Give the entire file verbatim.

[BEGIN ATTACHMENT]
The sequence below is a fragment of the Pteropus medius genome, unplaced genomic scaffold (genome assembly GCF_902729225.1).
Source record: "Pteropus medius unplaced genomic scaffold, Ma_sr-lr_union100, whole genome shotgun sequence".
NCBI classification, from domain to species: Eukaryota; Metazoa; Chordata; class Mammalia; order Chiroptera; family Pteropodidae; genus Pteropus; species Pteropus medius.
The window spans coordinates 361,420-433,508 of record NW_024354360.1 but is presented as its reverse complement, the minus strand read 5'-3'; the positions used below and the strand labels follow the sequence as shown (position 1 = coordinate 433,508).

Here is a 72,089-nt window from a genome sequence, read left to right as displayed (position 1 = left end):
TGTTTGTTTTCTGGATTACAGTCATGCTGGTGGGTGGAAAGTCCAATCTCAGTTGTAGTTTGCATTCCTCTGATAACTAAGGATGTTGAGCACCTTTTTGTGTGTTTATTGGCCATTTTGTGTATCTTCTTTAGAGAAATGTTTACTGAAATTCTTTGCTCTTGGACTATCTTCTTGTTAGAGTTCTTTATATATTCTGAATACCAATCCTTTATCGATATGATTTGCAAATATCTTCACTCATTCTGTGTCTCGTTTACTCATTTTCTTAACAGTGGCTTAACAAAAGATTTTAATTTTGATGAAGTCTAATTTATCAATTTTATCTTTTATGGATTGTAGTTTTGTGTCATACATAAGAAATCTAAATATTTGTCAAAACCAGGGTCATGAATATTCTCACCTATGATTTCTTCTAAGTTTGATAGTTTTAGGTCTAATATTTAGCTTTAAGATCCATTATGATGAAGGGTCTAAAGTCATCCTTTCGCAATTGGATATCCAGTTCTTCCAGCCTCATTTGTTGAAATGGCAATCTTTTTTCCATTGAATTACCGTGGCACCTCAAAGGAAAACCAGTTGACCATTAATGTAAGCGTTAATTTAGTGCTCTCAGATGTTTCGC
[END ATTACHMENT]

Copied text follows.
The sequence below is a fragment of the Pteropus medius genome, unplaced genomic scaffold (genome assembly GCF_902729225.1).
Source record: "Pteropus medius unplaced genomic scaffold, Ma_sr-lr_union100, whole genome shotgun sequence".
NCBI classification, from domain to species: Eukaryota; Metazoa; Chordata; class Mammalia; order Chiroptera; family Pteropodidae; genus Pteropus; species Pteropus medius.
The window spans coordinates 361,420-433,508 of record NW_024354360.1 but is presented as its reverse complement, the minus strand read 5'-3'; the positions used below and the strand labels follow the sequence as shown (position 1 = coordinate 433,508).

Here is a 72,089-nt window from a genome sequence, read left to right as displayed (position 1 = left end):
TGTTTGTTTTCTGGATTACAGTCATGCTGGTGGGTGGAAAGTCCAATCTCAGTTGTAGTTTGCATTCCTCTGATAACTAAGGATGTTGAGCACCTTTTTGTGTGTTTATTGGCCATTTTGTGTATCTTCTTTAGAGAAATGTTTACTGAAATTCTTTGCTCTTGGACTATCTTCTTGTTAGAGTTCTTTATATATTCTGAATACCAATCCTTTATCGATATGATTTGCAAATATCTTCACTCATTCTGTGTCTCGTTTACTCATTTTCTTAACAGTGGCTTAACAAAAGATTTTAATTTTGATGAAGTCTAATTTATCAATTTTATCTTTTATGGATTGTAGTTTTGTGTCATACATAAGAAATCTAAATATTTGTCAAAACCAGGGTCATGAATATTCTCACCTATGATTTCTTCTAAGTTTGATAGTTTTAGGTCTAATATTTAGCTTTAAGATCCATTATGATGAAGGGTCTAAAGTCATCCTTTCGCAATTGGATATCCAGTTCTTCCAGCCTCATTTGTTGAAATGGCAATCTTTTTTCCATTGAATTACCGTGGCACCTCAAAGGAAAACCAGTTGACCATTAATGTAAGCGTTAATTTAGTGCTCTCAGATGTTTCGC